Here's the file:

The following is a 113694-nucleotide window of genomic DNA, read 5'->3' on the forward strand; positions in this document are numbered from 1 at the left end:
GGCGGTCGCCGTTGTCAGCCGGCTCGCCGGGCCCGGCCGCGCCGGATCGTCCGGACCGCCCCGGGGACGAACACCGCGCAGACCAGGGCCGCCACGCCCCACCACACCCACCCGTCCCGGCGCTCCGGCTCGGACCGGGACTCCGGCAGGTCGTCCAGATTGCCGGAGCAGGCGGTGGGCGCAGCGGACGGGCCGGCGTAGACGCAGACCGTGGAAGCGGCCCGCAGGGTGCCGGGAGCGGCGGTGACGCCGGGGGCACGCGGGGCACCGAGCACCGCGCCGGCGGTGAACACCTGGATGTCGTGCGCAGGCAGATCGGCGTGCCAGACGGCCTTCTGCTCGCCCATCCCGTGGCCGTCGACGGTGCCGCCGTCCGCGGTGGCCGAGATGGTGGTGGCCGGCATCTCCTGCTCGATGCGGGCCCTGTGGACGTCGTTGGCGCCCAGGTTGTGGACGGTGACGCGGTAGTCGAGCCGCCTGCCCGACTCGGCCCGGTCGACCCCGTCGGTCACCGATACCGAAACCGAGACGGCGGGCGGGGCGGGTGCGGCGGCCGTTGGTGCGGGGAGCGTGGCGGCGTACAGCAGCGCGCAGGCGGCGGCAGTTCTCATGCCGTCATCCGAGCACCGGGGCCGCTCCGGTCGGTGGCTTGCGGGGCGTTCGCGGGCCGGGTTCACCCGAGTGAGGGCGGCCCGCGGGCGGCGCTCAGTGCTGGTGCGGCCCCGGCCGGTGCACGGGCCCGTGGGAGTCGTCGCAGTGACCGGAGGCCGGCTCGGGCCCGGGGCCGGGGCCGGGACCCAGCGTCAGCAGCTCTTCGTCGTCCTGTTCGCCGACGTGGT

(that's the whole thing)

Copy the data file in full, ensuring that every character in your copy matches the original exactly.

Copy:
The following is a 113694-nucleotide window of genomic DNA, read 5'->3' on the forward strand; positions in this document are numbered from 1 at the left end:
GGCGGTCGCCGTTGTCAGCCGGCTCGCCGGGCCCGGCCGCGCCGGATCGTCCGGACCGCCCCGGGGACGAACACCGCGCAGACCAGGGCCGCCACGCCCCACCACACCCACCCGTCCCGGCGCTCCGGCTCGGACCGGGACTCCGGCAGGTCGTCCAGATTGCCGGAGCAGGCGGTGGGCGCAGCGGACGGGCCGGCGTAGACGCAGACCGTGGAAGCGGCCCGCAGGGTGCCGGGAGCGGCGGTGACGCCGGGGGCACGCGGGGCACCGAGCACCGCGCCGGCGGTGAACACCTGGATGTCGTGCGCAGGCAGATCGGCGTGCCAGACGGCCTTCTGCTCGCCCATCCCGTGGCCGTCGACGGTGCCGCCGTCCGCGGTGGCCGAGATGGTGGTGGCCGGCATCTCCTGCTCGATGCGGGCCCTGTGGACGTCGTTGGCGCCCAGGTTGTGGACGGTGACGCGGTAGTCGAGCCGCCTGCCCGACTCGGCCCGGTCGACCCCGTCGGTCACCGATACCGAAACCGAGACGGCGGGCGGGGCGGGTGCGGCGGCCGTTGGTGCGGGGAGCGTGGCGGCGTACAGCAGCGCGCAGGCGGCGGCAGTTCTCATGCCGTCATCCGAGCACCGGGGCCGCTCCGGTCGGTGGCTTGCGGGGCGTTCGCGGGCCGGGTTCACCCGAGTGAGGGCGGCCCGCGGGCGGCGCTCAGTGCTGGTGCGGCCCCGGCCGGTGCACGGGCCCGTGGGAGTCGTCGCAGTGACCGGAGGCCGGCTCGGGCCCGGGGCCGGGGCCGGGACCCAGCGTCAGCAGCTCTTCGTCGTCCTGTTCGCCGACGTGGT